The government(s) are an integral part of the global financial system today and need to involve themselves in resolving the crisis. They need to involve themselves not just as policy makers but as investors in the market. I think this is a necessity and not a choice.

    Fear is the primary emotion is today's markets, so let the government follow Warren Buffett's teaching, "Be fearful when others are greedy, be greedy when others are fearful." Hopefully in the years to come, this will not be a bailout package but a worthwhile investment of taxpayers' money.
    • Steng
    • Managing Partner, Consultancy
    The 700BN bailout came too late! This is because the financial meltdown in America had been mutated into a hybrid financial-economic crisis (FEC) Like a deadly infectious disease, the FEC has since reached pandemic scale engulfing the whole world. I think the bailout is a short term measure to address the means but not the ends of the intricate FEC pandemics.

    At this moment, there are two uppermost issues without begetting effective solutions:

    (1) The vulnerable economic situations of United States which may reach involvency. As the world's leading economy coupled with its monetary system, USA could not be left to falter or fall or else the whole world economy will suffer.

    (2) The league of developed nations (led by USA and EU) and the league of developing/emerging nations (notably the BRIC group) do not seem to work for the same goals. They are like strange bed fellows tending and caring for its own national interests more than the world's.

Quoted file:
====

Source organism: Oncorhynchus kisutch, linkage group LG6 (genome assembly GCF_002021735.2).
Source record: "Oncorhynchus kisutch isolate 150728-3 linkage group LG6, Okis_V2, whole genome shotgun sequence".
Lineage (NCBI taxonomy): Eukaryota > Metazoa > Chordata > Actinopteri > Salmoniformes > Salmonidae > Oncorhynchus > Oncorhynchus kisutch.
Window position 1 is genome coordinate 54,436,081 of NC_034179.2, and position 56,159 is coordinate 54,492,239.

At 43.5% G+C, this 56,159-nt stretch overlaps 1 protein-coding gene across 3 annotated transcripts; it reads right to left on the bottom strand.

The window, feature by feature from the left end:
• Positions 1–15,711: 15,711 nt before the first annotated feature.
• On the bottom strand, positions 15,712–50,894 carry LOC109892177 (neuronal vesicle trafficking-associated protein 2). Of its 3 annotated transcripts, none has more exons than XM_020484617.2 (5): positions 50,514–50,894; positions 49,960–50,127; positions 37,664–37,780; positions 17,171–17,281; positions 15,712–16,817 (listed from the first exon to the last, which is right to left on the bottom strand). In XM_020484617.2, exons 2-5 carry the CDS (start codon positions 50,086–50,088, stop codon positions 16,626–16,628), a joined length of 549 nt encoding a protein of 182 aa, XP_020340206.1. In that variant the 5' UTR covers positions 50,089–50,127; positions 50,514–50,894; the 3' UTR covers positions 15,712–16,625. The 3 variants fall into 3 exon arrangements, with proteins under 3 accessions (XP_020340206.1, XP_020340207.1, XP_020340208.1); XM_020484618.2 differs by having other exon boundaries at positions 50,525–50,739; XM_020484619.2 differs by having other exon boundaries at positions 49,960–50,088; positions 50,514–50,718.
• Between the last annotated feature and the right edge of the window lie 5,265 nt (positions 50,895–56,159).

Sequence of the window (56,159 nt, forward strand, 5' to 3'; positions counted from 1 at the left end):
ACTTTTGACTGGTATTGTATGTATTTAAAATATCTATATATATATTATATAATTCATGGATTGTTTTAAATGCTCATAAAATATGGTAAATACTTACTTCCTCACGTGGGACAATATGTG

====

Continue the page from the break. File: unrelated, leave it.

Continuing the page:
It is my humble opinion that for the US to resolve its current FEC woes, two things ought to be done:

    (A) To review and reform its economic-financial structures and monetary system, and

    (B) To find, by all ways and means, to convince the league of developing-emerging nations to work together for the overall good of the global community. In doing so, it may have to eat some humble pie not to exert its 'big brother' status to other nations.
    • Jeff Wells PMD1
    • Retired
    Not workable as long as members of Congress and others are not aware of what would be a good investment and, instead, designate their "good causes" as required investments.

    Imagine if Social Security contributions were invested in the private sector. Every special interest, including reelection of politicians, would skew it and, eventially, ruin it.
    • henry kwok
    • partner, consultant in stratetgic management
    are we not falling the trap of the reductionist's mindset with the question which is better - bailout or workout? must they be exlusive? is there any wrong of them being inclusive?

    no offense intended.

    it is obvious that the workout offerred by Buffett is very focused and has the benefit of some immediate impact. he put this money where he thinks he can get it to work for him! he instills confidence on the company. It is also obvious it does not have the scope and reach of the bailout of the government. this is necessary when we are not talking about cracks. we are talking about the whole floor giving way.

    there are many ways to skin a cat so they say - hope i do not get the brunt of animal's lover here! should we restrict ourselves to one approach. the answer somehow lies in a combination of bailout-workout initiatives. in fact if the government perhaps works together with a group of people like Buffet, we will get better results. divided we fall, united we stand.

    • Ulysses U. Pardey, MBA
    • Managing Director, Am-Tech, S.A., Panama, Rep. of Panama
    Further comments on this subject.

    Some simple comparisons which hopefully could help us understand the nature of the underlying matters.

    Wall-Street and Main-Street might have more things somewhat influencing each other and which could be considered in a solution.